Thomas Michael Connolly had your back, my back and pretty much advocated for any cause that seemed unjust. Described as an urban and anti-poverty leader, Connolly was the son of Irish immigrants. Happy, hearty and jovial, his Irish DNA was forever worn on his sleeve.
A 1943 St. Joe graduate, Connolly for all intents and purpose, was born to lead. As a GE employee, Connolly rose through the blue-collar labor ranks from shop steward, to chief top steward and finally the chief negotiator for IUE 255, which had most of the plant's blue-collar workers under its umbrella.
You know how it goes sometimes. So impressed was GE with Connolly's work at the labor level, it promoted him to a management position and it wasn't long before Connolly had earned the George L. Phillippe Award for distinguished service within the Pittsfield community. He retired from GE in 1985.
Connolly could never sit still. He was one of the early board members of Action for Opportunity the first anti-poverty agency in the county. Having been born with the Irish gift of gab and being of the "Ol' Sod," Connolly used what he learned during his GE negotiating days to further the agendas of agencies like Action for Opportunity.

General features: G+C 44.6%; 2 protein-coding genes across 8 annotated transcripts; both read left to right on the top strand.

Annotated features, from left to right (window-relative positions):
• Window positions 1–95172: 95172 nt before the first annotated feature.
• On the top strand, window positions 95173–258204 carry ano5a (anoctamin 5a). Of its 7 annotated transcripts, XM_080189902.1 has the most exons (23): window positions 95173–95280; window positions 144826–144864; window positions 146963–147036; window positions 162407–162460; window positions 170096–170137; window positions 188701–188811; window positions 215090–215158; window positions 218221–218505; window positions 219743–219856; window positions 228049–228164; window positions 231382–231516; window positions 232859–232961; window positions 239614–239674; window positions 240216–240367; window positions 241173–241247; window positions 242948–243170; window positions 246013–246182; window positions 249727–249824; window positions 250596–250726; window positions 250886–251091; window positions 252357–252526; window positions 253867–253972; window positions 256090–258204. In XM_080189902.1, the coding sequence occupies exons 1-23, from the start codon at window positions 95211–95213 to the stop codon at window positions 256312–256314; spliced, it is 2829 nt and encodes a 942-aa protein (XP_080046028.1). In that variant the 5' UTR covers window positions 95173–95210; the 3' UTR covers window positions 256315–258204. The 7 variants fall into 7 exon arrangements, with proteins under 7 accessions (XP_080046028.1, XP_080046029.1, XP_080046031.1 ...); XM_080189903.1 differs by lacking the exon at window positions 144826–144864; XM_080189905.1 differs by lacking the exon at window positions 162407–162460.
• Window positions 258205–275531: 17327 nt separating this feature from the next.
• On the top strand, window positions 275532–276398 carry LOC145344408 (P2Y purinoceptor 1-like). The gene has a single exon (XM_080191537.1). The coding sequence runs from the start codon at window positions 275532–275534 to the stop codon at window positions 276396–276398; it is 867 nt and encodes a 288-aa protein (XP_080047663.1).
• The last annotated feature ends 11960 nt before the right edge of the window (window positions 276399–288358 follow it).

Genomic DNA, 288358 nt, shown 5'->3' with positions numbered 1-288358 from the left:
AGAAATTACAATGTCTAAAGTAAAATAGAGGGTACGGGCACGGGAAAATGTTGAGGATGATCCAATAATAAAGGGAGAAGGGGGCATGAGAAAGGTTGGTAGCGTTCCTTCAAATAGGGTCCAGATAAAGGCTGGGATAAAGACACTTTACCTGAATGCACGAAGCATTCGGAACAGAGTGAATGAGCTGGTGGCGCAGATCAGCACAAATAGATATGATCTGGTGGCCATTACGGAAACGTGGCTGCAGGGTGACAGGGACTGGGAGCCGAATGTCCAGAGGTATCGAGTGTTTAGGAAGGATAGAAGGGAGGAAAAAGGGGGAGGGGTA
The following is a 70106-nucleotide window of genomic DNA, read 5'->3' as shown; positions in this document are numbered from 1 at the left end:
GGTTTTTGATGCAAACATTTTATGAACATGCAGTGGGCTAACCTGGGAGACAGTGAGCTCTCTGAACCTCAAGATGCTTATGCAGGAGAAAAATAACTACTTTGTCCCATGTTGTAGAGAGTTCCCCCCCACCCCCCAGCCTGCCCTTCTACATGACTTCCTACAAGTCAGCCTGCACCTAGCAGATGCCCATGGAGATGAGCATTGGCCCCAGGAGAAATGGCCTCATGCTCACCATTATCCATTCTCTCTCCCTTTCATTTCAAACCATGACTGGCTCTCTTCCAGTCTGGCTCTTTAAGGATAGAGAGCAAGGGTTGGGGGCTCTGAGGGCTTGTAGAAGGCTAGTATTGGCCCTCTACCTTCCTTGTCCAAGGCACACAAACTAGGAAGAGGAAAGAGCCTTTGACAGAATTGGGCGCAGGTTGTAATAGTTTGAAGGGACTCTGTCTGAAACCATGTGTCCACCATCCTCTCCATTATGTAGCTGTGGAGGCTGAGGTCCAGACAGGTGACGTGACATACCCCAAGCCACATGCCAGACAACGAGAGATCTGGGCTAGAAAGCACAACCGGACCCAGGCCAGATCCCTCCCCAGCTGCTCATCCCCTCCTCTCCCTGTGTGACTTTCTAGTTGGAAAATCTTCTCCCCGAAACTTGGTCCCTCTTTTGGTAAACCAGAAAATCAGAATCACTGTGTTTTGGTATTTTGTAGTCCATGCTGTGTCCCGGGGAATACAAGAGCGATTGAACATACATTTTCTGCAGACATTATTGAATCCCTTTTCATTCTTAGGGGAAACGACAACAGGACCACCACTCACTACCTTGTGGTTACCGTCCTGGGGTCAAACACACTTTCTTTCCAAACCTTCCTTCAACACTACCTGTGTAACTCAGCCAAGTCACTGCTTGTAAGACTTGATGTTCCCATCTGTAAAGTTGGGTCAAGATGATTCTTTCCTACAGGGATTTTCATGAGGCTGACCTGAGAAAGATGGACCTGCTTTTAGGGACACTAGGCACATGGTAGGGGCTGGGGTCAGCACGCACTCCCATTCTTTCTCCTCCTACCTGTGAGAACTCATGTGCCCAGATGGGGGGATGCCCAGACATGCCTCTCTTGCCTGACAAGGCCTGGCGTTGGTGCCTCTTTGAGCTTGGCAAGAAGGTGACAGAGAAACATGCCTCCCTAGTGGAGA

Connolly, it's written, always knew where he stood. He told a friend once, "I count the votes before the meeting." Those votes, it should be mentioned, usually went in his favor.
He served as chairman of the Pittsfield Urban Coalition in the late 1960s and was co-chairman of the Community School Building Commission, which worked toward the construction of both Conte and Morningside elementary schools.
Connolly was active in many community activities and was an active and avid golfer until his passing at age 70. He enlisted in the Navy upon graduation from St. Joe and suffered a severe leg injury while in the service of the USS Laffey. It prevented Connolly from a possible career as a professional golfer.
It worked out OK, I guess, because Connolly found other things to do. And Pittsfield benefited greatly.